20 Facts About Beat Generation


Beat Generation was a literary movement started by a group of authors whose work explored and influenced American culture and politics in the post-war era.

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The members of the Beat Generation developed a reputation as new bohemian hedonists, who celebrated non-conformity and spontaneous creativity.

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Origins of the Beat Generation can be traced to Columbia University and the meeting of Kerouac, Ginsberg, Carr, Hal Chase and others.

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Beat Generation was given the option to plead insanity to avoid a jail term, and was committed for 90 days to Bellevue Hospital, where he met Carl Solomon.

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Beat Generation fell in love with Peter Orlovsky at the end of 1954 and began writing Howl.

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Beat Generation waited, then dumped the body in the Hudson River, later seeking advice from Burroughs, who suggested he turn himself in.

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Beat Generation then went to Kerouac, who helped him dispose of the weapon.

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Beat Generation wrote a collaboration novel with Burroughs, And the Hippos Were Boiled in Their Tanks, concerning the murder.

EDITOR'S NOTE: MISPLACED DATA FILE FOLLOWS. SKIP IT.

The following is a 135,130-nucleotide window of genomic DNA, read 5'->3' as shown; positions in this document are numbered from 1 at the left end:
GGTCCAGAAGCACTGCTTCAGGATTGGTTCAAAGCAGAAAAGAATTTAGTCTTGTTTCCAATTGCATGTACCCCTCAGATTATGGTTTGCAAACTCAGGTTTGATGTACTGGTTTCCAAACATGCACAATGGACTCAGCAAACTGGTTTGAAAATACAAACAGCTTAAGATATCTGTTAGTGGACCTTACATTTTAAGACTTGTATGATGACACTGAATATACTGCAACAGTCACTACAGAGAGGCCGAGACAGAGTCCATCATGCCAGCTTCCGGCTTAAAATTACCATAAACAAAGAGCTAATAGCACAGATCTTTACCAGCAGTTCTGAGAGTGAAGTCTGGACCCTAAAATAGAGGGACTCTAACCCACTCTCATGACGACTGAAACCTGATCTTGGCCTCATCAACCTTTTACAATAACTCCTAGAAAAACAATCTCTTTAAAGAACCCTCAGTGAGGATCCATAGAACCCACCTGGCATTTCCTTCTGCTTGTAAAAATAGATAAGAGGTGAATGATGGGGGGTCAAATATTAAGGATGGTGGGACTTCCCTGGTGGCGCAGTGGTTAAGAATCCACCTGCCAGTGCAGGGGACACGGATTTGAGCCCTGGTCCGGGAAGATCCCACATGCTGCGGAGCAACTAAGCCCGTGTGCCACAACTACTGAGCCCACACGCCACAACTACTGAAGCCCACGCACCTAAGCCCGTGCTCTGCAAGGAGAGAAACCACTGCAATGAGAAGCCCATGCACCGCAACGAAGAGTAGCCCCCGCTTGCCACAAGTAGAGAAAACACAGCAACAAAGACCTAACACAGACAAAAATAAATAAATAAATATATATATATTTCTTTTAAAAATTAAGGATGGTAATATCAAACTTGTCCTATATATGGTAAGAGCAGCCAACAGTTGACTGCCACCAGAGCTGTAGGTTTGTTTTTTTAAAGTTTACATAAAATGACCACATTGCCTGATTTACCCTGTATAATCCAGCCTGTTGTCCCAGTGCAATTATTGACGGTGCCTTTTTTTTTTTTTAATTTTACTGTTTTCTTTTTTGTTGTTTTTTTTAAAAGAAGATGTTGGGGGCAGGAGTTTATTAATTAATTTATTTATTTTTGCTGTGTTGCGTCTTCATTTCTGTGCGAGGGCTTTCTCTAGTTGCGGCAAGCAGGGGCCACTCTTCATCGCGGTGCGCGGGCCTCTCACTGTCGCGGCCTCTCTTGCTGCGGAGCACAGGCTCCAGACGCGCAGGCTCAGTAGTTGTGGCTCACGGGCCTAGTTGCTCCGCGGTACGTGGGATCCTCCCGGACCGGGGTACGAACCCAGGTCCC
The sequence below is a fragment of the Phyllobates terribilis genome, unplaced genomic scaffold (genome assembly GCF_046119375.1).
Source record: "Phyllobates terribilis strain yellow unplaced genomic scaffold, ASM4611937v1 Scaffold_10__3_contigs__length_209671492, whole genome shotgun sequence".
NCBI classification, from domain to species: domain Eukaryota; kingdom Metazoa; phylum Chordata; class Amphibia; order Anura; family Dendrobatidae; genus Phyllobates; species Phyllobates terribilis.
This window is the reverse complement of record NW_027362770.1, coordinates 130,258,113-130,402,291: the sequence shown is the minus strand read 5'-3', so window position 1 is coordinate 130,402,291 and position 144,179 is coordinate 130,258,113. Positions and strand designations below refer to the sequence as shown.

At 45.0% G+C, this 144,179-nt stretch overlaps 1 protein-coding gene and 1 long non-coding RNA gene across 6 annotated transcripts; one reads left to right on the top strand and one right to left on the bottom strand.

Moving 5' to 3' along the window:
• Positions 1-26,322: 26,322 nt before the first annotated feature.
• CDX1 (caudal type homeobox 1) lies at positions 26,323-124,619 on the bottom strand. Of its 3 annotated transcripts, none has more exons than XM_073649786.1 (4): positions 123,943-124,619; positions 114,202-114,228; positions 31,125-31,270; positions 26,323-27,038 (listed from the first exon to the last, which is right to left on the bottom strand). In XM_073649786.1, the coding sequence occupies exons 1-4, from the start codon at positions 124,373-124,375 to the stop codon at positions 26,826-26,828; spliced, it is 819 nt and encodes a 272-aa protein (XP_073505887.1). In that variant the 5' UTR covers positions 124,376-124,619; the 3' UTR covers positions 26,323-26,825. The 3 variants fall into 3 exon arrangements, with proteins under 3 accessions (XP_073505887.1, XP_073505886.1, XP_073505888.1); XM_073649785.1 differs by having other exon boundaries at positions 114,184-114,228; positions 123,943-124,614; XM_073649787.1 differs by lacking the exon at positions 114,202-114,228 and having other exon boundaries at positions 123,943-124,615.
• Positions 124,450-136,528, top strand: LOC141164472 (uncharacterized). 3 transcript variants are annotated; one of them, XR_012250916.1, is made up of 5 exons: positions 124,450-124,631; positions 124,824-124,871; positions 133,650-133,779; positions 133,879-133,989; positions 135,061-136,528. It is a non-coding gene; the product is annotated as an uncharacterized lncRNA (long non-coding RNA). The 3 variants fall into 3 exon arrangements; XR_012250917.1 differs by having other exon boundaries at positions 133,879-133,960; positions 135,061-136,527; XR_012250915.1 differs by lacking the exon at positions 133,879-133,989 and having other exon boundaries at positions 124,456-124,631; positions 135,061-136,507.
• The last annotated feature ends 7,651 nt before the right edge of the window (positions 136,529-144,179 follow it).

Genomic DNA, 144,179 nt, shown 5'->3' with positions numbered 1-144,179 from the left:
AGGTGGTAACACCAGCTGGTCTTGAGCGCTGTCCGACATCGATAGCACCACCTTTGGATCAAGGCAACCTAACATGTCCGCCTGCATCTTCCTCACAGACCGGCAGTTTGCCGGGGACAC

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Beat Generation titled it Off the Road, and it was published in 1990.

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That is, until the assassination of the Civil Rights leader, Malcolm X During this time, LeRoi Jones branched off from the other Beat writers, including his wife, to find his identity among the African-American and Islamic communities.

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Some Beat Generation writers were openly gay or bisexual, including two of the most prominent.

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Original members of the Beat Generation used a number of different drugs, including alcohol, marijuana, benzedrine, morphine, and later psychedelic drugs such as peyote, Ayahuasca, and LSD.

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Writers of the Beat Generation were heavily influenced by Jazz artists like Billie Holiday and the stories told through Jazz music.

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Second-generation Beat Ted Joans was named "the only Afro-American Surrealist" by Breton.

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The Beatles spelled their name with an "a" partly as a Beat Generation reference, and John Lennon was a fan of Jack Kerouac.

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Singer-songwriter Tom Waits, a Beat Generation fan, wrote "Jack and Neal" about Kerouac and Cassady, and recorded "On the Road" with Primus.

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Beat Generation later collaborated with Burroughs on the theatrical work The Black Rider.

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Musician Mark Sandman, who was the bass guitarist, lead vocalist and a former member of the alternative jazz rock band Morphine, was interested in the Beat Generation and wrote a song called "Kerouac" as a tribute to Jack Kerouac and his personal philosophy and way of life.

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Beat Generation was met with scrutiny and assigned many stereotypes.

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Beat Generation's 1958 Partisan Review article "The Know-Nothing Bohemians" was a vehement critique primarily of Kerouac's On the Road and The Subterraneans, as well as Ginsberg's Howl.

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